When a loved one dies, the remaining family members and friends go through a variety of emotions and feelings. Many people are unsure of what steps to take in dealing with the decedent’s estate, and there is often confusion when it comes to figuring out how to distribute the person’s assets.
The distribution process depends on various factors. It is smart to use an attorney to help figure out the specific details, but it helps to understand the basic steps and procedures.
Transferring assets without court involvement
According to the California Courts, there are some aspects of a decedent’s estate that do not require court involvement when transferring assets. These include:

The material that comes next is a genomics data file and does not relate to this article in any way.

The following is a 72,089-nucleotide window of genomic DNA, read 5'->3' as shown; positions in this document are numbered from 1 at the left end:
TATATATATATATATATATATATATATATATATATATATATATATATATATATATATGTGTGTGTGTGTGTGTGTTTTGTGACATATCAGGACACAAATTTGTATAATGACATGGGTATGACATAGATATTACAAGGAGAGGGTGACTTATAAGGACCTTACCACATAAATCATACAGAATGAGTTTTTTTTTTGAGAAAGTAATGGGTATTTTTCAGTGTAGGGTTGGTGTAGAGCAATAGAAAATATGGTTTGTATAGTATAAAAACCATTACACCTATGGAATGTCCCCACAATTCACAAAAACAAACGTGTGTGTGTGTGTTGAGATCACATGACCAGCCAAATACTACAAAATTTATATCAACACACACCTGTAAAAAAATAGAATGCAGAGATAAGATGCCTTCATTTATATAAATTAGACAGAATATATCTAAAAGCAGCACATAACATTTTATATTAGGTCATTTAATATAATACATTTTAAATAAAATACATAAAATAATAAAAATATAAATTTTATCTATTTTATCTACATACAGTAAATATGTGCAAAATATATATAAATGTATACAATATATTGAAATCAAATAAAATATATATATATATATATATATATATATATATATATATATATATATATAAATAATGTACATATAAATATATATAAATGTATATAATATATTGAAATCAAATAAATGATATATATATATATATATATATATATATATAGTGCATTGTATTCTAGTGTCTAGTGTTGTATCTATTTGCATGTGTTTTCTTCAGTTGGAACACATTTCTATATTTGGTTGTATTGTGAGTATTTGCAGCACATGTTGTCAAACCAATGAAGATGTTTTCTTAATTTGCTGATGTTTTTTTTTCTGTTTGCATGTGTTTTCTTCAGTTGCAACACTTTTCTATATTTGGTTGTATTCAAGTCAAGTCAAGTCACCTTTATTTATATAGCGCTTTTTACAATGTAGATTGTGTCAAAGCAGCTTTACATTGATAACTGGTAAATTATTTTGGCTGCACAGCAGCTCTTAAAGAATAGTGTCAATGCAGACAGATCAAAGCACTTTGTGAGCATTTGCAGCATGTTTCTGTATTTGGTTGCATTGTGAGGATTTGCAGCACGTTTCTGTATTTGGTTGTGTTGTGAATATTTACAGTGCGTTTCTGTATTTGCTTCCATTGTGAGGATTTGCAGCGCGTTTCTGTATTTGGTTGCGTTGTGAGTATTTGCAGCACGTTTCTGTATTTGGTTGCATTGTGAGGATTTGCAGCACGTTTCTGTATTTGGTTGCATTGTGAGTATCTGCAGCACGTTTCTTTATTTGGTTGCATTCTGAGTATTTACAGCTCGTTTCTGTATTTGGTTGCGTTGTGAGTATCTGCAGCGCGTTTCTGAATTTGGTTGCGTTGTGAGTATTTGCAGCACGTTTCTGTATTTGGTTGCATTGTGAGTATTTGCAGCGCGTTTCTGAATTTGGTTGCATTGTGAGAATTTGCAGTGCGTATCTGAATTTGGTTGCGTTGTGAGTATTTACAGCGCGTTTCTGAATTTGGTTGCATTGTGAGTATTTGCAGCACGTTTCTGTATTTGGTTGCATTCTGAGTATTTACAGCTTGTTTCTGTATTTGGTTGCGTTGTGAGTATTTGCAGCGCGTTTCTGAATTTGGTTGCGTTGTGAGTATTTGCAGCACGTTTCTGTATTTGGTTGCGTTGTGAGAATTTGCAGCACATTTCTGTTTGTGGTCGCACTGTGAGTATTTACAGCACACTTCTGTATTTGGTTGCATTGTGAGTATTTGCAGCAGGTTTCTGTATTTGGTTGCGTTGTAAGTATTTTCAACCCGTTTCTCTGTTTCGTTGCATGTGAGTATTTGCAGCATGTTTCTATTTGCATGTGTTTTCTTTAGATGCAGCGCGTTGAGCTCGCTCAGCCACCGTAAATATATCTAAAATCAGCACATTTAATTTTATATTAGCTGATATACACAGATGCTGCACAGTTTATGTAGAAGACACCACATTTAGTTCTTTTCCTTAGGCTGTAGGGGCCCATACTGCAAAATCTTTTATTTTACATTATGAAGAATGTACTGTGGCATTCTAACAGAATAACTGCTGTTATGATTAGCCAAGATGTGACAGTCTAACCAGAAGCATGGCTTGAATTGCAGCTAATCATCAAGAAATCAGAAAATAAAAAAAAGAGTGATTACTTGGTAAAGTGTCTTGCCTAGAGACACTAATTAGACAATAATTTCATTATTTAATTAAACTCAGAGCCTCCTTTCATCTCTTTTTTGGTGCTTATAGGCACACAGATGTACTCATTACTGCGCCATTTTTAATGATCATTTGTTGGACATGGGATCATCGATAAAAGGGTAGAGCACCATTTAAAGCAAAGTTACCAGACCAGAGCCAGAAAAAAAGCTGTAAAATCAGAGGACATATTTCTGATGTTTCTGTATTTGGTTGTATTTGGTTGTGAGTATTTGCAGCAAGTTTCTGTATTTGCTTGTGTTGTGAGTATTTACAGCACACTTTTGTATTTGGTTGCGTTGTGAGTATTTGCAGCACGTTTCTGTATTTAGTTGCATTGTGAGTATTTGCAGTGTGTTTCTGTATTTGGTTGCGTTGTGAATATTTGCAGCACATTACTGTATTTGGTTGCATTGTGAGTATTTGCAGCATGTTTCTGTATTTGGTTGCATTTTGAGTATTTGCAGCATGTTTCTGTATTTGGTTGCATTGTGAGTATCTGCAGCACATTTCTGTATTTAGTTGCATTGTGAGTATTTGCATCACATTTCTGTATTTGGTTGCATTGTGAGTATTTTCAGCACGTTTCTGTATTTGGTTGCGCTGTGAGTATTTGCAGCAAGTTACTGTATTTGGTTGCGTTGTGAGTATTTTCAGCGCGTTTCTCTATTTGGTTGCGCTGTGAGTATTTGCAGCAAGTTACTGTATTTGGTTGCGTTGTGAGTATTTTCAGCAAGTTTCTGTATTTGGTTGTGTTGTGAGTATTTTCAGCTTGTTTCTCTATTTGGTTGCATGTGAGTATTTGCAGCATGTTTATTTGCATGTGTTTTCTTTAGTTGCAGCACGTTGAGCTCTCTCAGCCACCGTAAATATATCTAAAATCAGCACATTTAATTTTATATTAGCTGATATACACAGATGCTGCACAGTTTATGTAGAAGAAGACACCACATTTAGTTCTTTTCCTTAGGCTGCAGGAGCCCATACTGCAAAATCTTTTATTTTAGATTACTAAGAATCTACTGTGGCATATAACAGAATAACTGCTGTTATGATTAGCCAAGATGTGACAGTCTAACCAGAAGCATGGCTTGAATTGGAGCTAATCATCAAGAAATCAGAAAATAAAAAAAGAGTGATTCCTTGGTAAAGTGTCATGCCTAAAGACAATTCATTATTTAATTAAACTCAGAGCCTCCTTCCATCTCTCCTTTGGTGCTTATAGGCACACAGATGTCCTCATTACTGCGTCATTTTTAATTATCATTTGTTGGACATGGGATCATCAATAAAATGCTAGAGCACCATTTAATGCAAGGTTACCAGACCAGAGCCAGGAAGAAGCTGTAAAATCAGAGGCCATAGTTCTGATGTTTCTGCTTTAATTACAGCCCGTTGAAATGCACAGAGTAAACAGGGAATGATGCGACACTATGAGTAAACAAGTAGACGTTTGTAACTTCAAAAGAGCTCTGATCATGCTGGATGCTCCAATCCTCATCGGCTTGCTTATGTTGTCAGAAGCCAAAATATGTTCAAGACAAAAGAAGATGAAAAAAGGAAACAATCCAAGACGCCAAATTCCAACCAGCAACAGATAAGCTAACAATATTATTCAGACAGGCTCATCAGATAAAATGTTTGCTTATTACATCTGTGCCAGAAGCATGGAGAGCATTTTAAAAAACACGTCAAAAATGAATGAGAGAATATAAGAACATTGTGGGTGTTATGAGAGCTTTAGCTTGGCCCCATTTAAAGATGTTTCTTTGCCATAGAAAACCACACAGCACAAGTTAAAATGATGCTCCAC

- Estates valued at less than $166,250
- Real estate via a beneficiary deed
- Houses owned by joint tenants
- Property held by living trusts
- Assets with named beneficiaries
All other assets go through probate, which involves the court and takes months or even years. According to the American Bar Association, the legal process begins with determining if the will is valid (if there is one) and the court naming an executor or administrator for the estate. This person or entity is responsible for a variety of tasks.
These include locating and evaluating the decedent’s assets, identifying beneficiaries, distributing assets to heirs, paying the estate’s debts and bills and filing tax returns for the estate. This job may be fairly easy if the estate is small and the will provides necessary details, or it may be more complicated and requires the assistance of professionals such as attorneys and accountants.